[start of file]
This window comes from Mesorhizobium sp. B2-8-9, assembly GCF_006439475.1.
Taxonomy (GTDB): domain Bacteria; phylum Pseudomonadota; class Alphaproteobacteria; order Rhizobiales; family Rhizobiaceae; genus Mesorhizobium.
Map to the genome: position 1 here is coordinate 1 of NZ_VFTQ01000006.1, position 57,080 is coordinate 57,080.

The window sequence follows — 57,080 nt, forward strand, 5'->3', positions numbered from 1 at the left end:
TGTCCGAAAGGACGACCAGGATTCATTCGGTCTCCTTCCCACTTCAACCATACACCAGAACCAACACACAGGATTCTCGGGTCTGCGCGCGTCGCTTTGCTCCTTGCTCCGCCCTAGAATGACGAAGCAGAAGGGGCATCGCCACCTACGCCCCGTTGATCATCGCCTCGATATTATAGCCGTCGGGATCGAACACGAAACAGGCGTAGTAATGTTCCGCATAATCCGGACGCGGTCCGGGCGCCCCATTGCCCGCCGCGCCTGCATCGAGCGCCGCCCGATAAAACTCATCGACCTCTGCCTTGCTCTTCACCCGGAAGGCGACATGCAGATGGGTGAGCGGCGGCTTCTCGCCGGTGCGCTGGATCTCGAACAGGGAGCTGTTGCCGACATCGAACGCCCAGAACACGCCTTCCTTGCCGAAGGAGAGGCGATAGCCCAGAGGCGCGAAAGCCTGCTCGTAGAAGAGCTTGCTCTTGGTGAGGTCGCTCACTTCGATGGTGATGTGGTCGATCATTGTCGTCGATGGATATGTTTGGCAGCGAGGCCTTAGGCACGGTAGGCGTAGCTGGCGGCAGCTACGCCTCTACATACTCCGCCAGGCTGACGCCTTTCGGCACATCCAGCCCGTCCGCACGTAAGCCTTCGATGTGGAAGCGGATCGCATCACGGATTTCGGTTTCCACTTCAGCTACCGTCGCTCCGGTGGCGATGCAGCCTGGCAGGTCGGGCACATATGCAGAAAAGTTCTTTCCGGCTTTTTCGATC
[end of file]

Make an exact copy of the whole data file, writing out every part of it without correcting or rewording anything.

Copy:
This window comes from Mesorhizobium sp. B2-8-9, assembly GCF_006439475.1.
Taxonomy (GTDB): domain Bacteria; phylum Pseudomonadota; class Alphaproteobacteria; order Rhizobiales; family Rhizobiaceae; genus Mesorhizobium.
Map to the genome: position 1 here is coordinate 1 of NZ_VFTQ01000006.1, position 57,080 is coordinate 57,080.

The window sequence follows — 57,080 nt, forward strand, 5'->3', positions numbered from 1 at the left end:
TGTCCGAAAGGACGACCAGGATTCATTCGGTCTCCTTCCCACTTCAACCATACACCAGAACCAACACACAGGATTCTCGGGTCTGCGCGCGTCGCTTTGCTCCTTGCTCCGCCCTAGAATGACGAAGCAGAAGGGGCATCGCCACCTACGCCCCGTTGATCATCGCCTCGATATTATAGCCGTCGGGATCGAACACGAAACAGGCGTAGTAATGTTCCGCATAATCCGGACGCGGTCCGGGCGCCCCATTGCCCGCCGCGCCTGCATCGAGCGCCGCCCGATAAAACTCATCGACCTCTGCCTTGCTCTTCACCCGGAAGGCGACATGCAGATGGGTGAGCGGCGGCTTCTCGCCGGTGCGCTGGATCTCGAACAGGGAGCTGTTGCCGACATCGAACGCCCAGAACACGCCTTCCTTGCCGAAGGAGAGGCGATAGCCCAGAGGCGCGAAAGCCTGCTCGTAGAAGAGCTTGCTCTTGGTGAGGTCGCTCACTTCGATGGTGATGTGGTCGATCATTGTCGTCGATGGATATGTTTGGCAGCGAGGCCTTAGGCACGGTAGGCGTAGCTGGCGGCAGCTACGCCTCTACATACTCCGCCAGGCTGACGCCTTTCGGCACATCCAGCCCGTCCGCACGTAAGCCTTCGATGTGGAAGCGGATCGCATCACGGATTTCGGTTTCCACTTCAGCTACCGTCGCTCCGGTGGCGATGCAGCCTGGCAGGTCGGGCACATATGCAGAAAAGTTCTTTCCGGCTTTTTCGATC